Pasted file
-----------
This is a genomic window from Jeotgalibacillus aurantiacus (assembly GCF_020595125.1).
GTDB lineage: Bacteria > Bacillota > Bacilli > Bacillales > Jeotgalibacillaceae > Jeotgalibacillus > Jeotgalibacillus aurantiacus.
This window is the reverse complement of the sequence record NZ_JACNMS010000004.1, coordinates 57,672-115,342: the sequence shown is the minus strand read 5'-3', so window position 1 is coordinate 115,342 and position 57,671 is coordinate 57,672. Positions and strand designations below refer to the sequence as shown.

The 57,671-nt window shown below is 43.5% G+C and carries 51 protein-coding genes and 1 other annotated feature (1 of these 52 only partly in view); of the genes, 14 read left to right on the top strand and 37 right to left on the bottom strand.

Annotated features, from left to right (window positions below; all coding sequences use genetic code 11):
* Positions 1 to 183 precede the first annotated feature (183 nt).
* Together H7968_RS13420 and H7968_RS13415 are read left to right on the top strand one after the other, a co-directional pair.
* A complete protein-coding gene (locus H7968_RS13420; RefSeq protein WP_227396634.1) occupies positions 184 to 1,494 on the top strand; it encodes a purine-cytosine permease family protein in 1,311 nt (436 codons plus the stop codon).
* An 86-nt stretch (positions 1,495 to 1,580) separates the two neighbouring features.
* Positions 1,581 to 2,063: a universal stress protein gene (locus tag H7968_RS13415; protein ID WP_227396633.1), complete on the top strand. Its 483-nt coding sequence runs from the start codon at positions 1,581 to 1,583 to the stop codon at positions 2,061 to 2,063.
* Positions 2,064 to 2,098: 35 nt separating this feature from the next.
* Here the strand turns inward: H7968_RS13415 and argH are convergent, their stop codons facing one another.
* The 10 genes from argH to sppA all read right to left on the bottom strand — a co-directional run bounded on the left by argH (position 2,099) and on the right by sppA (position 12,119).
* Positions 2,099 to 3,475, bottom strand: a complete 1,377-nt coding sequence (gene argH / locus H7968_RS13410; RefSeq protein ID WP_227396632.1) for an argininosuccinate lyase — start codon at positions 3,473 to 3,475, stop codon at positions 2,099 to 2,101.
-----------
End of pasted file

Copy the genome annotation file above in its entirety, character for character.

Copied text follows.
This is a genomic window from Jeotgalibacillus aurantiacus (assembly GCF_020595125.1).
GTDB lineage: Bacteria > Bacillota > Bacilli > Bacillales > Jeotgalibacillaceae > Jeotgalibacillus > Jeotgalibacillus aurantiacus.
This window is the reverse complement of the sequence record NZ_JACNMS010000004.1, coordinates 57,672-115,342: the sequence shown is the minus strand read 5'-3', so window position 1 is coordinate 115,342 and position 57,671 is coordinate 57,672. Positions and strand designations below refer to the sequence as shown.

The 57,671-nt window shown below is 43.5% G+C and carries 51 protein-coding genes and 1 other annotated feature (1 of these 52 only partly in view); of the genes, 14 read left to right on the top strand and 37 right to left on the bottom strand.

Annotated features, from left to right (window positions below; all coding sequences use genetic code 11):
* Positions 1 to 183 precede the first annotated feature (183 nt).
* Together H7968_RS13420 and H7968_RS13415 are read left to right on the top strand one after the other, a co-directional pair.
* A complete protein-coding gene (locus H7968_RS13420; RefSeq protein WP_227396634.1) occupies positions 184 to 1,494 on the top strand; it encodes a purine-cytosine permease family protein in 1,311 nt (436 codons plus the stop codon).
* An 86-nt stretch (positions 1,495 to 1,580) separates the two neighbouring features.
* Positions 1,581 to 2,063: a universal stress protein gene (locus tag H7968_RS13415; protein ID WP_227396633.1), complete on the top strand. Its 483-nt coding sequence runs from the start codon at positions 1,581 to 1,583 to the stop codon at positions 2,061 to 2,063.
* Positions 2,064 to 2,098: 35 nt separating this feature from the next.
* Here the strand turns inward: H7968_RS13415 and argH are convergent, their stop codons facing one another.
* The 10 genes from argH to sppA all read right to left on the bottom strand — a co-directional run bounded on the left by argH (position 2,099) and on the right by sppA (position 12,119).
* Positions 2,099 to 3,475, bottom strand: a complete 1,377-nt coding sequence (gene argH / locus H7968_RS13410; RefSeq protein ID WP_227396632.1) for an argininosuccinate lyase — start codon at positions 3,473 to 3,475, stop codon at positions 2,099 to 2,101.